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Joyce and the Lions

by William Miller


In Dublin, he dreamed he was a stag

chased by hunters with tradesmen’s faces.

The crowd, the mob, had no use for antlers,

thoughts that were different from theirs,

thoughts beyond O’Connell Street, the stench

of the Liffey that drew seagulls by the thousands.


Thoughts, points, on the stag’s brilliant head

made his heart hard enough to deny his mother

on a cancer bed the solace of knowing

he’d kneel at the altar rail, take the host again.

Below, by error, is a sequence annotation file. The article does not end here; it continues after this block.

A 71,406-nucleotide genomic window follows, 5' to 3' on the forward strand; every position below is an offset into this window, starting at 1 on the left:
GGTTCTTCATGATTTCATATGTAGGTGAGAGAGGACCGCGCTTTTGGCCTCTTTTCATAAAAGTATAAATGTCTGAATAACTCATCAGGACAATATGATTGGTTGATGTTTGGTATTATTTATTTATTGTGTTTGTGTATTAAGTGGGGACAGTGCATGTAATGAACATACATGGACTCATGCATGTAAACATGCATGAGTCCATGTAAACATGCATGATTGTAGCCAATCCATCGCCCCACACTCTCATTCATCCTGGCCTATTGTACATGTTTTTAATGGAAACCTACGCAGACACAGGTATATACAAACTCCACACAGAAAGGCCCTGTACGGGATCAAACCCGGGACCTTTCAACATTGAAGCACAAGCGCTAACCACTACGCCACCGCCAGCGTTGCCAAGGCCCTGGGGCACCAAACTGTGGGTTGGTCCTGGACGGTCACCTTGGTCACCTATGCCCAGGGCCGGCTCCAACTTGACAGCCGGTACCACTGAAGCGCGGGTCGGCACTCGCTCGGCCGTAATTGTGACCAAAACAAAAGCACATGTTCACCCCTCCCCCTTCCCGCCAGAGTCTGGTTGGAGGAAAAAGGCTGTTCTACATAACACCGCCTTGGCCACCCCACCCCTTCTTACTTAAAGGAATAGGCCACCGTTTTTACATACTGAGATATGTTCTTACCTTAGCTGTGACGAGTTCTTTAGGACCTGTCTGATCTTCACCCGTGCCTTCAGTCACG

Three times he denied her like Peter.

The price of knowing, being chased,


hunted, was poor rooms in foreign cities

Nora said “weren’t fit to wash a rat in.”           

He outran them all: bill collectors, critics,

patrons who wanted only his soul

to cancel household debts. An arrow didn’t

kill him, one or a hundred, just a burst appendix,


though he danced an Irish jig three nights

before he died. He was buried near the zoo,

close enough to the lions who roared

in the twilight, their time to hunt and quickly kill,

as if they roamed wild on the savannahs,

as if the stag wasn’t mortal, running still.